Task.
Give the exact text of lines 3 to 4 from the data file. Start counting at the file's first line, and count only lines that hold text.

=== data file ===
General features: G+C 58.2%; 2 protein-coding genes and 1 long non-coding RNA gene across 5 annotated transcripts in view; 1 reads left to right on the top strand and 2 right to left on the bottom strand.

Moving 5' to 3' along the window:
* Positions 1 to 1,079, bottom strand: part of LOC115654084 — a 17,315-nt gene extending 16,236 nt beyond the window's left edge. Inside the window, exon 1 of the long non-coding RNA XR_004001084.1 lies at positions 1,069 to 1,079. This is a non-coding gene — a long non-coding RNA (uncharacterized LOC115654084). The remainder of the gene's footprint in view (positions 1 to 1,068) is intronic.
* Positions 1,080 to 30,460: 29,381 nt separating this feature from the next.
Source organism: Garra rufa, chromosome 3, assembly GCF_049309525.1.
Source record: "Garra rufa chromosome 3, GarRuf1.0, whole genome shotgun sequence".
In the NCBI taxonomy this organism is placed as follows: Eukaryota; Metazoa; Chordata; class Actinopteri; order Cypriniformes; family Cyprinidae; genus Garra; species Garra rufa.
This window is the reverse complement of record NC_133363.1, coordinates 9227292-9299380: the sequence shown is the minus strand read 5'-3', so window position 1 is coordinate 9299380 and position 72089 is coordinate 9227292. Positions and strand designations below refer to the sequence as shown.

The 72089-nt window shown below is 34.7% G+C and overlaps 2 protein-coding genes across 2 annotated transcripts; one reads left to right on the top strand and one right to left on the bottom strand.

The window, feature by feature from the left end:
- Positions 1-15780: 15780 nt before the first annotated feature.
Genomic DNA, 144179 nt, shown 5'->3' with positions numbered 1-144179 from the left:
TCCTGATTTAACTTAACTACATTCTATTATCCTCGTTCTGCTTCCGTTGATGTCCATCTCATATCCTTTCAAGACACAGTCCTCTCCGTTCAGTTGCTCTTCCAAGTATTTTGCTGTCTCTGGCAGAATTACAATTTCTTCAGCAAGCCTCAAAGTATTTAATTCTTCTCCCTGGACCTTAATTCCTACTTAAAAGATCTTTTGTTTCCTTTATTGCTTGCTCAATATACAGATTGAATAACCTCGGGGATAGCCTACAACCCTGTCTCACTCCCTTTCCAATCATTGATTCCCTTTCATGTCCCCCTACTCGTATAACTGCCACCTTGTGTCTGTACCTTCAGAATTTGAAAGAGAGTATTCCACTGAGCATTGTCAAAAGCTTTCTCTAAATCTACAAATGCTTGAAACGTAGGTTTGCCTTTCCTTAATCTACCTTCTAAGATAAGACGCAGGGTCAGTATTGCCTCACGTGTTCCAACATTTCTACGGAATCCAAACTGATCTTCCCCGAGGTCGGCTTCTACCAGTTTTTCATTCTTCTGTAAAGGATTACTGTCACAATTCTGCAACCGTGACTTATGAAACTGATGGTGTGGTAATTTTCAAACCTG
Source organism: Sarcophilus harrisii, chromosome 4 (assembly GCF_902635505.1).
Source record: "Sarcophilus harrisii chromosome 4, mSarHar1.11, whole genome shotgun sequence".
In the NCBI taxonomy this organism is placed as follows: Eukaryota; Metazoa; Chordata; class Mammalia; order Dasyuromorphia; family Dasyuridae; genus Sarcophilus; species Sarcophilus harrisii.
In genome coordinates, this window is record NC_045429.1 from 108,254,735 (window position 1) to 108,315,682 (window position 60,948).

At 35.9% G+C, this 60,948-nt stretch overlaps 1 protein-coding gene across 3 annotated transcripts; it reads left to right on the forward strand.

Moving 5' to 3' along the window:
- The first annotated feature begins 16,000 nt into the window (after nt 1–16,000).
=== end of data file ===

* Positions 1 to 1,079, bottom strand: part of LOC115654084 — a 17,315-nt gene extending 16,236 nt beyond the window's left edge. Inside the window, exon 1 of the long non-coding RNA XR_004001084.1 lies at positions 1,069 to 1,079. This is a non-coding gene — a long non-coding RNA (uncharacterized LOC115654084). The remainder of the gene's footprint in view (positions 1 to 1,068) is intronic.
* Positions 1,080 to 30,460: 29,381 nt separating this feature from the next.